Jammeh, Njie-Saidy said to be responsible

Gambian rights campaigners have accused the country’s president, Yahya Jammeh and Vice President Isatou Njie-Saidy of being complicit in the killing of more than a dozen students including a Red Cross volunteer and a four-year-old child 16 years ago. On April 10 and 11, 2000, Gambian security forces said to be part of the country’s elite presidential guard opened fire at peaceful student demonstrators.

“The massacre was deliberate, and the orders came from Dictator President Yahya Jammeh himself, an act for which he has never shown remorse,” said Omar Joof, then the student union leader.

The Government accused students for instigating the shooting and the union’s leadership of being influenced by the opposition. The students were demonstrating against the beating death of an 18-year-old secondary school student by firefighters and the rape of a 13-year-old girl by a police officer.

“In view of the fact that the culprits in both the rape and murder case were members of the security establishments in the country, they dragged their feet and perpetually procrastinated on the institution of the due process of the Law,” Joof told a Gambian online newspaper, Jollof News.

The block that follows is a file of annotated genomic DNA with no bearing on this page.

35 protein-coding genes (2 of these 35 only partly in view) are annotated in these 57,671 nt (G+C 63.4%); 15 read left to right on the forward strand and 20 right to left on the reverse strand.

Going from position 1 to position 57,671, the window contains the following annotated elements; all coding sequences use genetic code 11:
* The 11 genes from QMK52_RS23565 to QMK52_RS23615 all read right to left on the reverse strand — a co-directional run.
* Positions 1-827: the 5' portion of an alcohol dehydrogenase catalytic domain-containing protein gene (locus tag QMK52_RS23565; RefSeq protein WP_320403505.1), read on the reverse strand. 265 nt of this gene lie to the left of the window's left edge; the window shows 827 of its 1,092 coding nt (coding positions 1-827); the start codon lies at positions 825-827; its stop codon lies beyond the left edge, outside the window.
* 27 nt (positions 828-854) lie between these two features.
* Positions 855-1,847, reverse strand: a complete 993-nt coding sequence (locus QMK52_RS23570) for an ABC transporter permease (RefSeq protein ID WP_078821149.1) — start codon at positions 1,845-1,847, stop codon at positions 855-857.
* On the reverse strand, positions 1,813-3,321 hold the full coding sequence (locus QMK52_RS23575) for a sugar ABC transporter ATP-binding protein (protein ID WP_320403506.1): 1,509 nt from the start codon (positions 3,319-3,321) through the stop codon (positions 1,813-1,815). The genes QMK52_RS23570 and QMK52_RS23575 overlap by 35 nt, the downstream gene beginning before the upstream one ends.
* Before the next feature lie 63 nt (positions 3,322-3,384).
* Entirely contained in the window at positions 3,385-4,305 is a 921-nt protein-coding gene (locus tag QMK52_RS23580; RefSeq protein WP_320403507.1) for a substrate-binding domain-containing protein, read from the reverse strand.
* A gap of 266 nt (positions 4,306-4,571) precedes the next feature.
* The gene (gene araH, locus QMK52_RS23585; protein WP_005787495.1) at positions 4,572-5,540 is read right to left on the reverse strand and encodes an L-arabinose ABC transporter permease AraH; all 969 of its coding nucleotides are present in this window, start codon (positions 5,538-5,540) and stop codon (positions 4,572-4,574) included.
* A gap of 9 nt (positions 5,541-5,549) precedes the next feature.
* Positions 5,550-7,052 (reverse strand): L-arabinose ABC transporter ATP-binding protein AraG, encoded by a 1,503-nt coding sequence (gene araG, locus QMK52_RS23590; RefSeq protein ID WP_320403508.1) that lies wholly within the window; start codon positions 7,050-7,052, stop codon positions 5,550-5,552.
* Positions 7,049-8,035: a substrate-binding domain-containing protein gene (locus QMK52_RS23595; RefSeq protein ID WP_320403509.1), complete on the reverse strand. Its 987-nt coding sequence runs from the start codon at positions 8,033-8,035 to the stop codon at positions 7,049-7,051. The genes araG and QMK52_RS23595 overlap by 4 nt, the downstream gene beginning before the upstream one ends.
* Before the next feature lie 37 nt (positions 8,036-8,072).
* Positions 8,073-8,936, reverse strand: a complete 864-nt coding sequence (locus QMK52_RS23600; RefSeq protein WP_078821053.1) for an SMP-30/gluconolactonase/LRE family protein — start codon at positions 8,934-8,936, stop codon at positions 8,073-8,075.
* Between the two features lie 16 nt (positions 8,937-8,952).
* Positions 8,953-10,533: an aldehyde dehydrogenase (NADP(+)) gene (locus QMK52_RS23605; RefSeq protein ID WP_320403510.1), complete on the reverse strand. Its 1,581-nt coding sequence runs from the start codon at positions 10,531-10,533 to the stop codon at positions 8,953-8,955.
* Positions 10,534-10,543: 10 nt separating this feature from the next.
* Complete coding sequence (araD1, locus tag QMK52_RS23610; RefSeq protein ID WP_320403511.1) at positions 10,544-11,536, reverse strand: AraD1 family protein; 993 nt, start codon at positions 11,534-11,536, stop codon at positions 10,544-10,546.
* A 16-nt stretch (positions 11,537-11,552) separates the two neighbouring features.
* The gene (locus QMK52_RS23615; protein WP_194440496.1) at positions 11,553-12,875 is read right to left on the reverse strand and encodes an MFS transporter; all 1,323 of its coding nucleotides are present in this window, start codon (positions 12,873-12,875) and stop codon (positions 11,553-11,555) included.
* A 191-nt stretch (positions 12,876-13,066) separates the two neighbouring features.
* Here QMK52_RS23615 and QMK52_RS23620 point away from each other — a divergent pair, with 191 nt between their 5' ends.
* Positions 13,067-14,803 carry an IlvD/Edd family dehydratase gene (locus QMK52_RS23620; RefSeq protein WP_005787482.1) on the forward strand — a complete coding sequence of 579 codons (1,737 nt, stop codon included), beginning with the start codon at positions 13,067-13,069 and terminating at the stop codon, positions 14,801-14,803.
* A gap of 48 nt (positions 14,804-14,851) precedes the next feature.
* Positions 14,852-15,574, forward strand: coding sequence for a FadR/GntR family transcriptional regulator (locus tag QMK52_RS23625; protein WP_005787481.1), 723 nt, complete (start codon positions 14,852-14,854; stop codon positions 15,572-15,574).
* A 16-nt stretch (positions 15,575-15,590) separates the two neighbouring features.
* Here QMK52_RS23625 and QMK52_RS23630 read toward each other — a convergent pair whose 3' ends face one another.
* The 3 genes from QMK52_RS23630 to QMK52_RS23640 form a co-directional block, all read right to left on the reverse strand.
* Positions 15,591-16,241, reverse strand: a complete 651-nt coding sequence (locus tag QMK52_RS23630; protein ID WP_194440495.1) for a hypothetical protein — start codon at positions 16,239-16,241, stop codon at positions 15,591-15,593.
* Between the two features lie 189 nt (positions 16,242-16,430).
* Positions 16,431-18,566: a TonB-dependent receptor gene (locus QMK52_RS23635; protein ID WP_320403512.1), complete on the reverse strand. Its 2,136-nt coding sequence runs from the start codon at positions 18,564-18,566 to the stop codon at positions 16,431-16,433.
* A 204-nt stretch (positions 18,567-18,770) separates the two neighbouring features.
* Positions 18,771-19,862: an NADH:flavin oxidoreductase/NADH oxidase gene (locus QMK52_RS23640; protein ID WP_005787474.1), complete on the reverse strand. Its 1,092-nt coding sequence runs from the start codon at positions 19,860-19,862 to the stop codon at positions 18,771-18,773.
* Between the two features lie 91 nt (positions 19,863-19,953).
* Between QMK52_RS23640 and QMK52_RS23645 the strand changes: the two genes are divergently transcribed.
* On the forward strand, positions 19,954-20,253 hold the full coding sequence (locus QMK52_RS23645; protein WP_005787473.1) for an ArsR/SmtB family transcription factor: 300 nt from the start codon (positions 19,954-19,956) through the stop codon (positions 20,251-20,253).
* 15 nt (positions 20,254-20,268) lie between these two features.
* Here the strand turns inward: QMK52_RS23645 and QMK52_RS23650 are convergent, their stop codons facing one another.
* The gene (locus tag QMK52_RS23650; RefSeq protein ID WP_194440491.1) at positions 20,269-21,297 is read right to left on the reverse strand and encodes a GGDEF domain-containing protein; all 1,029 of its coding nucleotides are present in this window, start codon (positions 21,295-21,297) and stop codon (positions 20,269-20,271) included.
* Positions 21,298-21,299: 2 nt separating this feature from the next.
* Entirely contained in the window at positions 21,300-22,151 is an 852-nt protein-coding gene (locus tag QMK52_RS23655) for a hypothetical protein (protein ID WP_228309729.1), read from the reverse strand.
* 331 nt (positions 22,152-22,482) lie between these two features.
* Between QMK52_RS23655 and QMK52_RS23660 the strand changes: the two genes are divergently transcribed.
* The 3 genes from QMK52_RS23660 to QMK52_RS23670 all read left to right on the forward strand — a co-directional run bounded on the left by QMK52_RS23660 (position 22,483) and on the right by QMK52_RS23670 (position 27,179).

Indemnity Act continues to deny victims justice

Activists continue to demand for those responsible for the “massacre” of the students to be brought to justice (including President Jammeh and Vice President Njie-Saidy); but The Gambia’s APRC regime passed an indemnity act which protects officers involved in the shooting from being prosecuted.

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Rights campaigners said that President Yahya Jammeh gave the orders for the shooting, which were passed on to security heads by Madam Njie-Saidy who was also the Chair of the National Security Council.

Activists want the act repealed and the families of those killed and the wounded survivors (some of whom are handicapped) compensated for loss and damages.

President Yahya Jammeh has ruled mainland Africa’s smallest country with an iron fist since coming to power through a military coup in 1994. He has been accused by human rights organizations of extra judicial execution, torture, and the disappearance of journalists, activists, and political opponents and cracking down on dissent. Jammeh claims to have a cure for HIV/AIDS using herbs and bananas and caused an international outcry after executing nine death row prisoners without due process in the fall of 2012.